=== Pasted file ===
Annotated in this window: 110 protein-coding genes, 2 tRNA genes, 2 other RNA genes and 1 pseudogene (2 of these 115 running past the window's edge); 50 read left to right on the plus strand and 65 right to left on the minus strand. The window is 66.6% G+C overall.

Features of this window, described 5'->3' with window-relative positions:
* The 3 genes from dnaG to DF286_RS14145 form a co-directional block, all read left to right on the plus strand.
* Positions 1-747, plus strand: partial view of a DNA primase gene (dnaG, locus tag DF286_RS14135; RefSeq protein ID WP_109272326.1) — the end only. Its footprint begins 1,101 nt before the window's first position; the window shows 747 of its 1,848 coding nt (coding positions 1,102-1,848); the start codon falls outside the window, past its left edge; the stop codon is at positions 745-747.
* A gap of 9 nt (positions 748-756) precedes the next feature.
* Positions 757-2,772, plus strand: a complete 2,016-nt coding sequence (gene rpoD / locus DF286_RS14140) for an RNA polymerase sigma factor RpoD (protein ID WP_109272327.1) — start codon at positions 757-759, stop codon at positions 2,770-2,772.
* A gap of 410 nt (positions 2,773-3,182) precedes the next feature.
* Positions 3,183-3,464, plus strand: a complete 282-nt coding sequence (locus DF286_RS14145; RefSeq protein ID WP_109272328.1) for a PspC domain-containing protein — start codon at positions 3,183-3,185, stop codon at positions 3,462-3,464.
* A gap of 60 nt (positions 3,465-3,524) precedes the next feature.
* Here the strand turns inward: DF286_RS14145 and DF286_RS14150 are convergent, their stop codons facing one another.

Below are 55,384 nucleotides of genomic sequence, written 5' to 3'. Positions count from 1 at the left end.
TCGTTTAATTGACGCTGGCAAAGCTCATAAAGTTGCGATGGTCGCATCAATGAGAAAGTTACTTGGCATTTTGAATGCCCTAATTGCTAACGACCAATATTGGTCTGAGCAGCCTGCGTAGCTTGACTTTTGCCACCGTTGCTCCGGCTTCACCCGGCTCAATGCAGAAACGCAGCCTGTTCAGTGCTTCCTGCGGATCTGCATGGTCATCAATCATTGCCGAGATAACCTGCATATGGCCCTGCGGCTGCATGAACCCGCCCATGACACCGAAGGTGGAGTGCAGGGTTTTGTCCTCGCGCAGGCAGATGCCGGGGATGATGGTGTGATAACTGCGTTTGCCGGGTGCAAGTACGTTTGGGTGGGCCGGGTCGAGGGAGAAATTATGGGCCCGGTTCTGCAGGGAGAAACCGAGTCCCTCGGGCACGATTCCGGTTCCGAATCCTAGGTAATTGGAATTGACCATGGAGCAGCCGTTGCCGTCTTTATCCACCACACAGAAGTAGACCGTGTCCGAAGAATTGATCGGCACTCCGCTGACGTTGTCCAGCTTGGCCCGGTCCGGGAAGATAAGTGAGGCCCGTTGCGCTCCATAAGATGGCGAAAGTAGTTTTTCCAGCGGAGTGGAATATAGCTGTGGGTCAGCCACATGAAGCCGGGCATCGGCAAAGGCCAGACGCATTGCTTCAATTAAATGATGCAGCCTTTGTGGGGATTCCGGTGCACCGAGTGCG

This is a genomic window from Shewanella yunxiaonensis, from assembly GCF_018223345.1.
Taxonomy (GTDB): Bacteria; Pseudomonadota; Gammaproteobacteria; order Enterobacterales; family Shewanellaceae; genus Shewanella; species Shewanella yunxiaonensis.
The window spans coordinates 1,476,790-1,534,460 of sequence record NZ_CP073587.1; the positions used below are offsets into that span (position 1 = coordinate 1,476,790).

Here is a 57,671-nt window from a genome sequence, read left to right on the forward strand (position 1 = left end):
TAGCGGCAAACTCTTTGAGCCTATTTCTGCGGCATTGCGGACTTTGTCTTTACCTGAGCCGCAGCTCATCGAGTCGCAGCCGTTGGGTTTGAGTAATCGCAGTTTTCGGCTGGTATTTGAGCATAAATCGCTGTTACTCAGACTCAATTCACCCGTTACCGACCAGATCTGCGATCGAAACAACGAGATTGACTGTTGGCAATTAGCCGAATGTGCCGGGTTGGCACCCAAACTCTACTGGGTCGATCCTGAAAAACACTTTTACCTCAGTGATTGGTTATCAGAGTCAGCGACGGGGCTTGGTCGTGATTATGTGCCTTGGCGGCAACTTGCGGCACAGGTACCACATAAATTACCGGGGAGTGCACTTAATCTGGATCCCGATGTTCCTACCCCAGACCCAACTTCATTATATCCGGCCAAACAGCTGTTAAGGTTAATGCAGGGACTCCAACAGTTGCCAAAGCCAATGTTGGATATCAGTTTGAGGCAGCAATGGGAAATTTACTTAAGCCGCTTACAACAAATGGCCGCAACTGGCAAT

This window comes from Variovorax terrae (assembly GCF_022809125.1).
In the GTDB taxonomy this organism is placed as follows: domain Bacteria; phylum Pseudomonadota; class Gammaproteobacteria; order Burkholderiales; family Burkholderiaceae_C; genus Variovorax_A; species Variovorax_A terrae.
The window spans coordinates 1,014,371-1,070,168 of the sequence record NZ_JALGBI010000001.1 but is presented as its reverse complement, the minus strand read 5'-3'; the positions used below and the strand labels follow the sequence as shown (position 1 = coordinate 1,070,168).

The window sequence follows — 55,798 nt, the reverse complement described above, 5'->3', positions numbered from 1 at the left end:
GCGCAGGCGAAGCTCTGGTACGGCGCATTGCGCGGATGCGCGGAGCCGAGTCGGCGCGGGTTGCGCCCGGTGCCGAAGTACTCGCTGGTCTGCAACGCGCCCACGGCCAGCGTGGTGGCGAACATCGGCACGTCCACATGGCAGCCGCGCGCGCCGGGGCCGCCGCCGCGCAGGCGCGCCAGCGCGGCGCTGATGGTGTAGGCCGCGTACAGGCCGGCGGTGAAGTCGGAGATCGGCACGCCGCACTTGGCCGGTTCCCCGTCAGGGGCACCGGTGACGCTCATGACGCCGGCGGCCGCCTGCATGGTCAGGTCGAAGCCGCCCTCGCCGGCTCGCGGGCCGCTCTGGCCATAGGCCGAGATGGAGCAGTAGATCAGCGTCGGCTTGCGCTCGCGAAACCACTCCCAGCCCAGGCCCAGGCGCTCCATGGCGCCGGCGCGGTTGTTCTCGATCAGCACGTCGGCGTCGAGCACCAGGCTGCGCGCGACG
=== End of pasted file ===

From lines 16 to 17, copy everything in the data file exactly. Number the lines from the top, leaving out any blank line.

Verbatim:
Here is a 57,671-nt window from a genome sequence, read left to right on the forward strand (position 1 = left end):
TAGCGGCAAACTCTTTGAGCCTATTTCTGCGGCATTGCGGACTTTGTCTTTACCTGAGCCGCAGCTCATCGAGTCGCAGCCGTTGGGTTTGAGTAATCGCAGTTTTCGGCTGGTATTTGAGCATAAATCGCTGTTACTCAGACTCAATTCACCCGTTACCGACCAGATCTGCGATCGAAACAACGAGATTGACTGTTGGCAATTAGCCGAATGTGCCGGGTTGGCACCCAAACTCTACTGGGTCGATCCTGAAAAACACTTTTACCTCAGTGATTGGTTATCAGAGTCAGCGACGGGGCTTGGTCGTGATTATGTGCCTTGGCGGCAACTTGCGGCACAGGTACCACATAAATTACCGGGGAGTGCACTTAATCTGGATCCCGATGTTCCTACCCCAGACCCAACTTCATTATATCCGGCCAAACAGCTGTTAAGGTTAATGCAGGGACTCCAACAGTTGCCAAAGCCAATGTTGGATATCAGTTTGAGGCAGCAATGGGAAATTTACTTAAGCCGCTTACAACAAATGGCCGCAACTGGCAAT